Archive for the ‘East Coast Rapper’ category

Cam’ron is the Worst Rapper of the Decade

December 31, 2008

Cam’ron is the worst rapper of the decade. The best thing Cam’ron ever did was have friends who were more talented than him: Big L, Ma$e, Juelz Santana, and Dame Dash. The worst thing he ever did was pretty much everything else.

Cam’ron began this decade in a muddle. He’d been unable to parlay his lifelong friendship with then-Bad Boy star, Ma$e, into a lasting career (or even an awesome song). He’d released an album on a label that folded soon after and seen his contract absorbed into Sony Records. He fought to get out of his contract with Sony and ran into the arms of his other friend, co-founder of Roc-a-Fella Records, Dame Dash.  Roc-a-Fella Records was the home of Jay-Z, a rapper whose wordplay makes him among the most clever to ever grab a mic. Cam’Ron on the other hand makes rap sound stupid, which is a major part of his problem. If a white rapper were attempting to get away with Cam’ron’s lyrics, he would be laughed out of the studio. Cam’ron would be shown up by The Blizzard Man. Here are some lyrics from one of the biggest hits of Cam’ron’s career. 

Killa, I’m not your companion or your man standin
Hit me when you wanna get rammed in, I’ll be scramblin
With lot’s of mobsters shop for lobsters
Cops and robbers listen every block is blocka (Blocka!!!)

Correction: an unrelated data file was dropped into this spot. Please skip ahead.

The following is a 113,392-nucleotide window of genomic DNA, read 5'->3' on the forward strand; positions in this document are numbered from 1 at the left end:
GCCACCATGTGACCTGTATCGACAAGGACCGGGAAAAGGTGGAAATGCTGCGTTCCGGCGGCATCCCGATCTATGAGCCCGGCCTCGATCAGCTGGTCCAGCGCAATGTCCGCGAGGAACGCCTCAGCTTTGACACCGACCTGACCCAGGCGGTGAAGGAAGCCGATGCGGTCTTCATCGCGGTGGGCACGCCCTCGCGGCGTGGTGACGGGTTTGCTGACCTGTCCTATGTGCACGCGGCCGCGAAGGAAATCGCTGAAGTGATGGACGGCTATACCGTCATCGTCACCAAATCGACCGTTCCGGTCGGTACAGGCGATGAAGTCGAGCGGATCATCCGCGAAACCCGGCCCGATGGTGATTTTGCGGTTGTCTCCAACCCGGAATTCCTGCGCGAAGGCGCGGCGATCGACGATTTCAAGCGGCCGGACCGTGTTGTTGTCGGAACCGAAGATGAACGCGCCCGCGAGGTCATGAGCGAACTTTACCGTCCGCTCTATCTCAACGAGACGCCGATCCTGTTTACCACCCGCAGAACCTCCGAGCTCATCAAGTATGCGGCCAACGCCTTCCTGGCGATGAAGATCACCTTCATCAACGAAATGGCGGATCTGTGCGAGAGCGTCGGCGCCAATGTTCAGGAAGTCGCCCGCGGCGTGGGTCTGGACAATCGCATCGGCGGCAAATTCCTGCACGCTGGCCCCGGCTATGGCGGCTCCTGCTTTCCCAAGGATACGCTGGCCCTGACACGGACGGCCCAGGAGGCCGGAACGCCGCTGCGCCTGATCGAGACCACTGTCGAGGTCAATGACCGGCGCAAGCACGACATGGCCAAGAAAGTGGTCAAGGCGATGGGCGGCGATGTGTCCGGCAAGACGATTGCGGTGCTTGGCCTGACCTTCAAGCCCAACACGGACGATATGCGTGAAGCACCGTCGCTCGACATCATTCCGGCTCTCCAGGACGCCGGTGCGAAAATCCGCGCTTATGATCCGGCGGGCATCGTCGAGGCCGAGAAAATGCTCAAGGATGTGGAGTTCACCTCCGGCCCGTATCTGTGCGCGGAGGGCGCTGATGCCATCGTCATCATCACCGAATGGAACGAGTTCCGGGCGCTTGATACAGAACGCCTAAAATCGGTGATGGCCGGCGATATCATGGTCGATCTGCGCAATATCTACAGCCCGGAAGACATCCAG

But she like the way I diddy bop you peeped that
Mink on maury kicks plus chanel ski hat
She wan’t the (Boy) so I give her the (Boy)
Now she screamin out (Boy, Boy, Boy, Boy)

What’s really amazing is that those lyrics, alone, don’t do justice to how stupid they sound when added to music and rapped by Cam’ron. Those lyrics are from “Oh Boy,” the second single released by Cam’ron on Roc-a-Fella Records. This song and his other single, “Hey Ma,” featured Cam’ron’s protege, Juelz Santana, who outshines Cam’ron in every way. Perhaps sensing that, Cam’ron joined forces with Juelz Santana and another friend, Jim Jones, to form The Diplomats (also known as Dip Set). They ruled New York, this decade, but not much else. They released a couple of albums to ever diminishing sales and acclaim (outside of New York) before essentially dissolving.

Now, there are plenty of rappers who are mediocre but are able to stick around through the people they know. What gives Cam’ron the extra boost he needs to be the worst rapper of the decade are all of other non-musical contributions and distractions Cam’ron has left in his wake. 

Yes, that's a pink cell phone.